Ninth Circuit affirms the Tax Court -Payments by one spouse to another were Alimony!!

Ninth Circuit finds payments were alimony and not property settlement

Leslie v. Comm., (CA 9 6/6/2018) 121 AFTR 2d ¶2018-828

The Court of Appeals for the Ninth Circuit, affirming the Tax Court, has concluded that payments by one spouse to another were alimony, deductible by the payor and includible in the recipient’s income.

observation: Under the Tax Cuts and Jobs Act (TCJA, P.L. 115-97, 12/22/2017), for any divorce or separation agreement executed after Dec. 31, 2018, or executed before that date but modified after it (if the modification expressly provides that the new rules apply), alimony and separate maintenance payments are not deductible by the payor spouse and are not included in the income of the payee spouse.

Background on alimony. Generally, property settlements (or transfers of property between spouses) incident to a divorce do not give rise to deductions or recognizable income. (Code Sec. 1041) On the other hand, for any divorce or separation agreement executed before 2019 (i.e., for the years at issue here), amounts received as alimony or separate maintenance payments are included in gross income and taxable to the recipient (Code Sec. 71(a), before repealed by TCJA) and deductible by the payor in the year paid. (Code Sec. 215(a), before repealed by TCJA)

An alimony or separate maintenance payment is one that meets the following four requirements:

  1. The payment must be made under a “divorce or separation instrument”;
  2. The instrument must not designate the payment as not includible in the recipient spouse’s gross income under Code Sec. 71 and not deductible by the payor spouse under Code Sec. 215;
  3. The payor and payee spouses must not be members of the same household at the time the payments are made; and
  4. The payor’s obligation to make the payment must end at the death of the payee spouse. (Code Sec. 71(b)(1))

Background on constructive receipt. Income not actually received is constructively received and reportable if it’s within the recipient’s control. Cash basis taxpayers must report money unconditionally subject to their demand as income, even if they haven’t received it. However, there’s no constructive receipt if the amount is available only on surrender of a valuable right, or if there are substantial limits on the right to receive it. (Reg § 1.451-2(a))

Facts. After Maria Leslie’s marriage to Byron Georgiou came to an end, marital separation negotiations began in 2003 and continued for three or four years. A major reason for their length was the division of fees that Georgiou, an attorney,hoped to get from certain litigation (the Enron litigation) in which he would receive a substantial referral fee.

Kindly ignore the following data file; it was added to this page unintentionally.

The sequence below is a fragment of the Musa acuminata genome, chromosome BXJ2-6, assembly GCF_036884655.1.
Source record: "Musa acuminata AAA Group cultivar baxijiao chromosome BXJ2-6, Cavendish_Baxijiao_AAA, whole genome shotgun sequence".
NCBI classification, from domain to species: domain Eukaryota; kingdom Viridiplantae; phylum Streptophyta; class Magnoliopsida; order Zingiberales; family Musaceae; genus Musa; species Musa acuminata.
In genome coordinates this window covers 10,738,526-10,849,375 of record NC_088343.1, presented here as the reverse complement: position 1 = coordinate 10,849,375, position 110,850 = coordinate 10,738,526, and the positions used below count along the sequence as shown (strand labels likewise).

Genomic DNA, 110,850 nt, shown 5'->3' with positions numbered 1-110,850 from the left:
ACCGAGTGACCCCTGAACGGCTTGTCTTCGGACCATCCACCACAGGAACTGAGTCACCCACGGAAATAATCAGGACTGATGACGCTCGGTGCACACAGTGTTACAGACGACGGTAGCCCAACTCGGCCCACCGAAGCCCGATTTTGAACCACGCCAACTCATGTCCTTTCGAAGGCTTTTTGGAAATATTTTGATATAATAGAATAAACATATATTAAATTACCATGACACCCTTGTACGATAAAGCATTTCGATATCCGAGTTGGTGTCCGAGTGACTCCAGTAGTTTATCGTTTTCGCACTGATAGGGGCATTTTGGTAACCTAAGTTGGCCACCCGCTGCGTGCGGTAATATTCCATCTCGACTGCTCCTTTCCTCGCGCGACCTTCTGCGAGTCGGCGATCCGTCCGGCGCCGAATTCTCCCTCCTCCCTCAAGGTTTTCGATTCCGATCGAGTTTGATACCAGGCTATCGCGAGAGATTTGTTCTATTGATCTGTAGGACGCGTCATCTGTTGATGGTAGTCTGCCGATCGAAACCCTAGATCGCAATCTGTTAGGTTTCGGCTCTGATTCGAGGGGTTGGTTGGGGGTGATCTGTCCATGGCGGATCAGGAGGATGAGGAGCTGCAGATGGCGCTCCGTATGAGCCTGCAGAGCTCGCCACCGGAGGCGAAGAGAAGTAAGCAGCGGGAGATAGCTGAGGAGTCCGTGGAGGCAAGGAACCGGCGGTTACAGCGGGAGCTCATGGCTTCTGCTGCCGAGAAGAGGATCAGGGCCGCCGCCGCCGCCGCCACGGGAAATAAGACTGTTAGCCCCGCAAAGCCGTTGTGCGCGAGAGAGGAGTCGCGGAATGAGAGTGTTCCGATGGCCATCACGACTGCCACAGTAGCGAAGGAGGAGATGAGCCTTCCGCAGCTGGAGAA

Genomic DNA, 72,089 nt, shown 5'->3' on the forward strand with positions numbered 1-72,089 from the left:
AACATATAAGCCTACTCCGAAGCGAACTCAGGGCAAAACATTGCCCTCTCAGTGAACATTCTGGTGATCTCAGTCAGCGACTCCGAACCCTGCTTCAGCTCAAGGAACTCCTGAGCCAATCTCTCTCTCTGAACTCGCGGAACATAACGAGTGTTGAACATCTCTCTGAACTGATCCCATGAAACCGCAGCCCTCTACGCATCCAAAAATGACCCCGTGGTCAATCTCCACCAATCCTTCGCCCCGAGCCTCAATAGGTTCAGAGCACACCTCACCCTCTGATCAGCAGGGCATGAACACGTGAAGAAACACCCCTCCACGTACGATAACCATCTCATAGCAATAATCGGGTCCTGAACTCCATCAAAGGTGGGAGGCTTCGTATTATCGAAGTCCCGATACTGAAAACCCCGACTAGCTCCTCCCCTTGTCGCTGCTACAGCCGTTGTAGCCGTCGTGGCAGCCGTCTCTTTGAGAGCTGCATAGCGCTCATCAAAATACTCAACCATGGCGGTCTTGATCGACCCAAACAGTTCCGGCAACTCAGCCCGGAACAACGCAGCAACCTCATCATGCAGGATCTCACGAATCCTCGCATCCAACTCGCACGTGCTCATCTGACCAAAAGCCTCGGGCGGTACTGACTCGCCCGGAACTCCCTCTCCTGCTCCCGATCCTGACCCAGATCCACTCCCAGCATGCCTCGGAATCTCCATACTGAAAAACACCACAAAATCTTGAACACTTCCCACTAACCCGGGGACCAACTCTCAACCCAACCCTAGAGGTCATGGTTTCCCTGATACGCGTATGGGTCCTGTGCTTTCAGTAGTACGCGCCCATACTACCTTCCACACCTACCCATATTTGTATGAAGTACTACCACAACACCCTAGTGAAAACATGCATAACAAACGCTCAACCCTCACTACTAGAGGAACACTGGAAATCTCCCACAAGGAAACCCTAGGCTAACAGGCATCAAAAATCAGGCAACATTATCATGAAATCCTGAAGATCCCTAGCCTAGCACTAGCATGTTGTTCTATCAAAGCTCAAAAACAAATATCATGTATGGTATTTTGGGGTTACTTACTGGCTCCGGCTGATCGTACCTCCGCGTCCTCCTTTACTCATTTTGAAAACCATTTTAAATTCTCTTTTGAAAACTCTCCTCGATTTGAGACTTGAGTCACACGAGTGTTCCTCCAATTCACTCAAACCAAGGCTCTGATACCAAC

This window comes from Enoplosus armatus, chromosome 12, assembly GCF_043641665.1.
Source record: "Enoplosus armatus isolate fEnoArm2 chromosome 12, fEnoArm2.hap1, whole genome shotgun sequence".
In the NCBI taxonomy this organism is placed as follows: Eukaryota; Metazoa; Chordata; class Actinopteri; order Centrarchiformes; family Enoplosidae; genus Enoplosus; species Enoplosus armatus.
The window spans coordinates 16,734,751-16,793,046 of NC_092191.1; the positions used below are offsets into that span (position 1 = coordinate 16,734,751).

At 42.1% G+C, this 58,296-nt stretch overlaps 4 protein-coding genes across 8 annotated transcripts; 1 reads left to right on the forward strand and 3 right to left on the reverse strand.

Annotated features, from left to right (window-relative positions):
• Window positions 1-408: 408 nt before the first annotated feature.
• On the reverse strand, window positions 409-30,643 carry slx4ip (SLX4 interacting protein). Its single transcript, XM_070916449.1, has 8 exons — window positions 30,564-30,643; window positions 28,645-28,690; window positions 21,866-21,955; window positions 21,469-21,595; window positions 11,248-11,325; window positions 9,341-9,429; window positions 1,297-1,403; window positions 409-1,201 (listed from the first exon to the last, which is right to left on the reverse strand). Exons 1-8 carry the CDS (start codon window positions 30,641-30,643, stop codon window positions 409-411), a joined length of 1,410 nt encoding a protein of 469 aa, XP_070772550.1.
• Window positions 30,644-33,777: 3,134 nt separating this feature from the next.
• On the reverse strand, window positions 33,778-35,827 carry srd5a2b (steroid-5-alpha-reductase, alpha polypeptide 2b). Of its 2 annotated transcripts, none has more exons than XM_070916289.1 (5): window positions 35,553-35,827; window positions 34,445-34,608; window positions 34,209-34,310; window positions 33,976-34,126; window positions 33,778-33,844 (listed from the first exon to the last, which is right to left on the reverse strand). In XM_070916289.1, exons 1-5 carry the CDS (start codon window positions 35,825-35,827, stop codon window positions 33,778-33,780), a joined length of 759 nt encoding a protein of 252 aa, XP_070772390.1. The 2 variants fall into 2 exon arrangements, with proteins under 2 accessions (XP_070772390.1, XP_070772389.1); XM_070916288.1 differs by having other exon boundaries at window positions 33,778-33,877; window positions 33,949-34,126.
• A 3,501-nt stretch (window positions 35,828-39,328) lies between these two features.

Under the marital separation agreement (MSA), Leslie received $7,000 per month in spousal support which would end with either party’s death. Under a separate section of the MSA entitled “Division of Community and Co-owned Property”, Leslie was awarded nine rental properties. She was also awarded 10% of whatever fee Georgiou received as a result of the Enron litigation as spousal support taxable to her; the MSA did not say whether this payment would terminate in the event of either party’s death. In addition, under the same section of the MSA, Georgiou was to pay, contingent on his receiving his split of the Enron fees, an additional $355,000 lump sum to Leslie as spousal support. The MSA expressly specified that the obligation to make the $335,000 payment would terminate upon Leslie’s death.

Georgiou received a referral fee of $55 million from the Enron litigation spread out from 2008 to 2010. He paid the $355,000 to Leslie in 16 separate payments from 2006 to 2007. He deposited the 2009 Enron payment to Leslie into a bank account that had both his name and Leslie’s on it. But Leslie credibly testified that she had no control over the account: she wasn’t given any checks to sign from the account, and her impression of the payment was that it wasn’t yet legally hers. In January of 2010, she filed a petition in state court to gain control of the account, which Georgiou opposed, and the state court at first refused to grant. The Tax Court noted that it was not clear from the record when or if Leslie ever gained control over the account containing the 2009 payment.

On her 2009 tax return, Leslie excluded from taxable income the 2009 Enron litigation payment from Georgiou.

Parties’ positions. Leslie argued that the 2009 Enron litigation payment she received (which didn’t expressly terminate on her death under the MSA) didn’t qualify as alimony and was therefore a nontaxable property settlement. As a fallback position, she argued that even if the amount was taxable, she didn’t receive it in 2009: she did not have control over the bank account; she did not have access to it; and did not even know it existed.

On the other hand, IRS argued that the 2009 payment qualified as alimony under Code Sec. 71 and was thus taxable to Leslie. And, even if Leslie didn’t have knowledge or control over the trust, Georgiou should be considered Leslie’s agent, thus giving her constructive receipt over the funds.